As my disgust with Barack Obama’s speech Tuesday night settles in, I am remembering back to 2001. Obama sought to recall this, to remember, he claims, “when this war began, we were united – bound together by the fresh memory of a horrific attack, and by the determination to defend our homeland and the values we hold dear.”
I have a different memory. I was driving across the Pacific Heights neighborhood in San Francisco, towards the Arguello gate of the Presidio. I heard George W. Bush’s voice on the radio, saying something that I took as code suggesting the missiles had already been launched. I was wrong about that; the U.S. move into Afghanistan would come later. But I was screaming at the top of my lungs inside my car (with the windows rolled up), NO!
I didn’t know anybody in New York City. I didn’t know anyone in Afghanistan. But my reaction to this was much more vehement than to the 9/11 attacks that had occurred so recently. I screamed it again and again, NO!
You see, even then, and I had not yet returned to school, had not gotten my Bachelor’s degree or my Master’s degree, had not yet become nearly as radical as I am now, I was thinking what a war would do to the people of Afghanistan. When we speak so easily of “a battle for hearts and minds,” we forget that this battle cannot be pursued by military means, that we would just anger more people, that we would just increase the danger to our own country. And of course, this is just what happened. al Qaeda was a neoconservative-invented name for an organization that barely existed. So Bush would say something and al Qaeda would recruit some people. Osama bin Laden would release a video and people in the U.S. would get fired up. In a vicious cycle that both enhanced presidential power and lent credibility to Osama bin Laden, each side got what it wanted: more followers.
And civilians in the United States, in Afghanistan, and in Iraq were the losers. We killed over a million people in Iraq; millions more live in exile. In Afghanistan, we kill far more civilians than we do Taliban fighters; there are fewer than 100 al Qaeda fighters there, so we conflate al Qaeda with the Taliban and carry on killing. And in the United States, we have reduced our civil liberties and incurred a vast debt fighting two ill-conceived wars that now appears to preclude any real relief for the unemployed.
Bob Herbert opened his column this week with this:
“I hate war,” said Dwight Eisenhower, “as only a soldier who has lived it can, as one who has seen its brutality, its futility, its stupidity.”
He also said, “Every gun that is made, every warship launched, every rocket fired, signifies in the final sense a theft from those who hunger and are not fed, those who are cold and not clothed.”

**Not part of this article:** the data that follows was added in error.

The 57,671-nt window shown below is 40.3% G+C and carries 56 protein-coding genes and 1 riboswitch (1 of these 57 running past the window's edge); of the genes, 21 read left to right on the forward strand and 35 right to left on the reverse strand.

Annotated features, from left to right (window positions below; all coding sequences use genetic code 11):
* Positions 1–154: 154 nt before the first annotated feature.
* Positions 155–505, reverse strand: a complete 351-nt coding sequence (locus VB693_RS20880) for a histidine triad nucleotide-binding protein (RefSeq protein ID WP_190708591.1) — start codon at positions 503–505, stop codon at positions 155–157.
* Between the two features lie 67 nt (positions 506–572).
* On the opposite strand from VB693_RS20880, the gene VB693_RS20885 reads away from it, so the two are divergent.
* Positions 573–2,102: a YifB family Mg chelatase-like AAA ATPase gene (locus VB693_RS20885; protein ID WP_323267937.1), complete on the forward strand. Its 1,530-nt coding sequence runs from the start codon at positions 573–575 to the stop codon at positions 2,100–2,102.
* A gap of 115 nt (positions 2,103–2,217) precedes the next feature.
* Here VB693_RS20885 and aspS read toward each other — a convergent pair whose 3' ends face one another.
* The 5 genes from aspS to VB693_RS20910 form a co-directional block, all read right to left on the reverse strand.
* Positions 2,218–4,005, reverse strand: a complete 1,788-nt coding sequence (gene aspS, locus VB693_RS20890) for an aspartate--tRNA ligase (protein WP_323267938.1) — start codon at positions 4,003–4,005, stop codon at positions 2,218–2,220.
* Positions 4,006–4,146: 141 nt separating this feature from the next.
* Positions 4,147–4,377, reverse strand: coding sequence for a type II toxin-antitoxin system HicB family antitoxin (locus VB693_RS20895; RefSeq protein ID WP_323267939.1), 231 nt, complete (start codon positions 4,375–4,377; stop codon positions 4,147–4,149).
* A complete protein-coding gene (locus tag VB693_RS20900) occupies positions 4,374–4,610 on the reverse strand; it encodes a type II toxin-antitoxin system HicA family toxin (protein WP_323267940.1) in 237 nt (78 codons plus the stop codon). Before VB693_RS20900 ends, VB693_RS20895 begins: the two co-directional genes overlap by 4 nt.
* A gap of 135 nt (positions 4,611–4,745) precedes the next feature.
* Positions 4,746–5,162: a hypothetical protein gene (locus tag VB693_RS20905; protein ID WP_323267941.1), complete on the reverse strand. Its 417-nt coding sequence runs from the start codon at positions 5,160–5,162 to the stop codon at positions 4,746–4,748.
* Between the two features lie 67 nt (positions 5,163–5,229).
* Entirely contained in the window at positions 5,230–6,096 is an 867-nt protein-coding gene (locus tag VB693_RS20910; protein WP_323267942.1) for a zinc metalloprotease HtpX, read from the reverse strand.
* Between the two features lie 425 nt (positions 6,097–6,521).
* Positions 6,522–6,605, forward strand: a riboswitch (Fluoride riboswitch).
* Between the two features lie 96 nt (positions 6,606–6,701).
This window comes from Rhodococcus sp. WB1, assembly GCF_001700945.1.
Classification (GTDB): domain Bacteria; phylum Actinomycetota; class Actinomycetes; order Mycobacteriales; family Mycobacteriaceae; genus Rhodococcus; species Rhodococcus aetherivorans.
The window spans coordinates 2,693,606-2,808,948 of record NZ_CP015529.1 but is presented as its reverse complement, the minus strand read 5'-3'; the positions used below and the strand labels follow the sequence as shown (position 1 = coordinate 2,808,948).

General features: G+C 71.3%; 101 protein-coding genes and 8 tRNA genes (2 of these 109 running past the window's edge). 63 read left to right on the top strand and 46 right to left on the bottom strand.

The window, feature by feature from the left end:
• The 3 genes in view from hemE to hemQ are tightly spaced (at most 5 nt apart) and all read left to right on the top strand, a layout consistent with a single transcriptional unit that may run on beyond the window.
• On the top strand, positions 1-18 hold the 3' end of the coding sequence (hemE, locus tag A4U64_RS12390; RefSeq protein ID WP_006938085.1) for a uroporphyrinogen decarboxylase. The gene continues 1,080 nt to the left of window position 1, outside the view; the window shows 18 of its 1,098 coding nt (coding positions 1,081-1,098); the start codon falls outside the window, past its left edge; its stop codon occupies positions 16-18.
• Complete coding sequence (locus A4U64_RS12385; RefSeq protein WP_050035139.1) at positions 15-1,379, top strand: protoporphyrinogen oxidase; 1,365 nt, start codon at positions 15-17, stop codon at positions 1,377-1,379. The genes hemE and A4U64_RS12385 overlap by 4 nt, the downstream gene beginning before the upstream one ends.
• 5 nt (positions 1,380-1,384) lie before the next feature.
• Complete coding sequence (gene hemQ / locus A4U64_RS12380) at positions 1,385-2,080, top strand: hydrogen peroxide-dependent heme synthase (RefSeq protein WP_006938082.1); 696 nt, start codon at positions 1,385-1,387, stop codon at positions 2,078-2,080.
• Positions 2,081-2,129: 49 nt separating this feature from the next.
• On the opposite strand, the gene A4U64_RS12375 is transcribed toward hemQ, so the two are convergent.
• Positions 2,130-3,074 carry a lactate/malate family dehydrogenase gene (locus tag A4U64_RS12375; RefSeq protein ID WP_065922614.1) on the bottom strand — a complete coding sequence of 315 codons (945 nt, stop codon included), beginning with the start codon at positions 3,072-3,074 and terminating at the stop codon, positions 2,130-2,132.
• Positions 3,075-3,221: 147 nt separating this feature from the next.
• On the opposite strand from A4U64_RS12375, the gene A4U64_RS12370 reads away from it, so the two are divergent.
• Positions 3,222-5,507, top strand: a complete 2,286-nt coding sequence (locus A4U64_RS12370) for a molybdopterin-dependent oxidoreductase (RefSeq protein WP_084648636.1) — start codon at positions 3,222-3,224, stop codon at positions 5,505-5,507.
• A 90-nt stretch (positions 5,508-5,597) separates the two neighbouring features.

I would add something from Eisenhower’s Farewell Address:
Now this conjunction of an immense military establishment and a large arms industry is new in the American experience. The total influence — economic, political, even spiritual — is felt in every city, every Statehouse, every office of the Federal government. We recognize the imperative need for this development. Yet, we must not fail to comprehend its grave implications. Our toil, resources, and livelihood are all involved. So is the very structure of our society.
In the councils of government, we must guard against the acquisition of unwarranted influence, whether sought or unsought, by the military-industrial complex. The potential for the disastrous rise of misplaced power exists and will persist. We must never let the weight of this combination endanger our liberties or democratic processes. We should take nothing for granted. Only an alert and knowledgeable citizenry can compel the proper meshing of the huge industrial and military machinery of defense with our peaceful methods and goals, so that security and liberty may prosper together.
At this particular moment, I’m thinking these may nearly have been the last intelligent words of a U.S. president. Even when we get intelligent people into office, such as Jimmy Carter, Bill Clinton, and Barack Obama, they behave like idiots, on the level of Ronald Reagan and George W. Bush.
The Federalist Papers, especially no. 10, make clear that the game of U.S. governance was always a game stacked against ordinary people. Howard Zinn, in A People’s History of the United States, tells of recurrent uprisings and of an ongoing battle by the wealthy to protect their privileges. And Adam Curtis, in a series shown on the BBC, and available on DVD, “The Century of the Self” (parts 1, 2, 3, and 4), shows how the wealthy now appear to have won that battle.
But just as victory in Afghanistan is an impossible illusion, so this victory of the wealthy cannot be sustained. In 1962, John F. Kennedy warned wealthy Latin Americans, “Those who make peaceful revolution impossible will make violent revolution inevitable.” It was Martin Luther King, Jr., five years later, who applied those words to a “world revolution.” The question now is which will it be–peaceful or violent?